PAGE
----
EXPLORING FEELINGS AND EMOTIONS THROUGH PUPPETRY
The need for an Online Digital Adventure
In the new COVID world we are all facing a profound challenge to meet the emotional health needs of children. This not only affects children’s well-being but their ability to learn and their attainment at school. Many schools are finding that their children are anxious and worried by the difficult times we find ourselves in. We know that they find it easy to relate to the puppets; this helps them to talk about their own needs.
In response to this challenge we have developed an ONLINE DIGITAL ADVENTURE called Curious Beasts that uses the creative and expressive potential of puppets to open up the world of feelings and emotions.
The benefits and impact
Through the programme, we aim to help nurture more self-aware, confident children who are more able to deal with the anxieties and worries that present themselves at this time. Schools will also benefit from Curious Beasts through having access to specific and measurable outcomes, useful data and healthier, happier children who are more successful learners.
How does Curious Beasts work?
1: Puppet Workshop
Online Digital Adventure
The puppets have each been designed to represent one area of social and emotional wellbeing. The children find it easy to relate to the puppets and this helps them to identify their own needs.
2: Children’s Needs Assessed
The Strengths and Difficulties Questionnaire (SDQ) approach is used to assess children’s social and emotional needs.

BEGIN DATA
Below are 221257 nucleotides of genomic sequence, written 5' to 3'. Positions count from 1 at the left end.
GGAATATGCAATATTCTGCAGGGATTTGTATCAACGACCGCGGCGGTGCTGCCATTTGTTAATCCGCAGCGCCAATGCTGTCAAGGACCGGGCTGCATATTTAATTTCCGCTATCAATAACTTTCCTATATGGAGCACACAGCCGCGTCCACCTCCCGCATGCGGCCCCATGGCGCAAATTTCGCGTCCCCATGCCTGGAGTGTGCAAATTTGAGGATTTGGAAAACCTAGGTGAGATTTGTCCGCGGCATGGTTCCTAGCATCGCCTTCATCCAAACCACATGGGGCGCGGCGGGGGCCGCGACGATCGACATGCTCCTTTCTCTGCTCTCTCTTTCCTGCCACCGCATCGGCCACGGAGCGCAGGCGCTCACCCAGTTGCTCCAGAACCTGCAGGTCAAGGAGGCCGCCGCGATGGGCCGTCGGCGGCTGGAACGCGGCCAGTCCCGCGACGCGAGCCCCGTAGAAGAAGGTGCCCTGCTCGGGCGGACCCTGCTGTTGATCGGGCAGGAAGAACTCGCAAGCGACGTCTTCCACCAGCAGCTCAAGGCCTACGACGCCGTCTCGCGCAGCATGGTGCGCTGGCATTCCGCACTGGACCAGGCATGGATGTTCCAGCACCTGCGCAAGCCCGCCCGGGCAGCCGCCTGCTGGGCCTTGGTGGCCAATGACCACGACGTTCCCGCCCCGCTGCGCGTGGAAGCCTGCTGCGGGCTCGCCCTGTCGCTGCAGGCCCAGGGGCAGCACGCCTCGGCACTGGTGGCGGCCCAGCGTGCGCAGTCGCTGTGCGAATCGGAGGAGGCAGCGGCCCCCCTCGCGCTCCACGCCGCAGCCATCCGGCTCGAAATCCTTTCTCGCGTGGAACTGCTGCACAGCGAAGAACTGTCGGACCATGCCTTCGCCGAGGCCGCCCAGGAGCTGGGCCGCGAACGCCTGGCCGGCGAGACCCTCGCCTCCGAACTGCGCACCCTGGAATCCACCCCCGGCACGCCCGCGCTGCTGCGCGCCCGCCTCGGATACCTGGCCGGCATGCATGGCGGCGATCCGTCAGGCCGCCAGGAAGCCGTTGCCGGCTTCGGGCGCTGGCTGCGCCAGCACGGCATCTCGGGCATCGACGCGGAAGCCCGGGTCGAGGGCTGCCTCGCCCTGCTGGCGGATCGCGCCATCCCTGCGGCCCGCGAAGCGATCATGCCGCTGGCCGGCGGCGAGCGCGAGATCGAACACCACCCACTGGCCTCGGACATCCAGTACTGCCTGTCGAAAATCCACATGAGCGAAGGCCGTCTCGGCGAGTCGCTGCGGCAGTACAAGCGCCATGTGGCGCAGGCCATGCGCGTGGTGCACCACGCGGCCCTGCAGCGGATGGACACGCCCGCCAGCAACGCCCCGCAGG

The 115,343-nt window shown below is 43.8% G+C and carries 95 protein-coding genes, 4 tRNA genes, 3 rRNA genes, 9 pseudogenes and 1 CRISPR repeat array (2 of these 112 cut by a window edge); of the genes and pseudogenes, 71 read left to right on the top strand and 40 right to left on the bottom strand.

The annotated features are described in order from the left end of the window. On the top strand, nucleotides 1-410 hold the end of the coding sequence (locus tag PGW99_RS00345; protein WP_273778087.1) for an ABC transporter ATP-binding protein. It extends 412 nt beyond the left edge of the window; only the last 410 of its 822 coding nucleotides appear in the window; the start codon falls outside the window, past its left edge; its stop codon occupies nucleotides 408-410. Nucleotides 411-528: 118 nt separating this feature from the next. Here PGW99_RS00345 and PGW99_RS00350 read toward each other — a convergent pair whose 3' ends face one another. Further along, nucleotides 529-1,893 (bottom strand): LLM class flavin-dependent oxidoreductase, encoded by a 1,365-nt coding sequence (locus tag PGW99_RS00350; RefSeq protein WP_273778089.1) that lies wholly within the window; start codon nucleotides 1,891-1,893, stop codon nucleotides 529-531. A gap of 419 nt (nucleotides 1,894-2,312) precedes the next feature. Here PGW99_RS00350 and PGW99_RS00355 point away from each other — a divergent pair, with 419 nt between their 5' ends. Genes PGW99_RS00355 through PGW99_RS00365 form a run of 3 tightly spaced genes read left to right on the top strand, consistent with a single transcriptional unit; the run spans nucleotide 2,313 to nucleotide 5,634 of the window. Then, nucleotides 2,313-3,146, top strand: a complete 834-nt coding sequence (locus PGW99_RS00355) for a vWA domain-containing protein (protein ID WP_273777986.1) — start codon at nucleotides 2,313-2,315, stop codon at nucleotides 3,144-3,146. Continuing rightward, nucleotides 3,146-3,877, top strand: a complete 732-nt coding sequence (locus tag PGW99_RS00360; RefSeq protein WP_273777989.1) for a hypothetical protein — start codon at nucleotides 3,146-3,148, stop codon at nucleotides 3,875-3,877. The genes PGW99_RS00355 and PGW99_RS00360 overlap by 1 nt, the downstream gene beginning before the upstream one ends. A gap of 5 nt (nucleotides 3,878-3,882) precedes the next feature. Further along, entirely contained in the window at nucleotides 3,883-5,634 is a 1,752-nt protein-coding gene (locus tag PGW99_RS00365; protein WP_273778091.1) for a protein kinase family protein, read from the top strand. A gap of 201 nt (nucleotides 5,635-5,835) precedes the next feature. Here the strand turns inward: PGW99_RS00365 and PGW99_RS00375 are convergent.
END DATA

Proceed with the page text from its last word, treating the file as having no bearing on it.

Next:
3: Nurture Groups
Nurture groups held at school for selected children help small groups of children talk about their feelings and emotions. Practitioners use social stories to help the children develop emotional literacy.
4: Family Support
The family support stage helps each child’s family engage with Curious Beasts and become comfortable talking about feelings and emotions.
Key elements of the SDQ are woven through the adventure as the children answer questions to entice the puppets to appear in video clips embedded in the programming. The questions and the Curious Beasts’ behaviours mirror the five aspects of emotional wellbeing that are explored in the SDQ. By working through the adventure, we are able to collect reliable data from the children taking part without them being under any pressure or even knowing that they are answering meaningful, and often difficult, questions from the SDQ. Using the collected data, we are then able to identify their strengths and difficulties.
Using these results, alongside data collected from their teachers, we are able to identify those children who could benefit from the additional support included in the nurture sessions. The nurture groups are led by our practitioners who have expertise in teaching and counselling. They help children talk about their feelings and emotions and explore strategies and ways forward. Practitioners use animated social stories that relate back to the puppets the children met in the original adventure programme to help them develop their emotional literacy. We have our own COVID risk assessments but will work with schools to ensure nurture sessions are safe for staff and children.
We have additional family resources that we can support parents in using with their children in their own homes. We will work with schools to ensure that families can access these resources safely.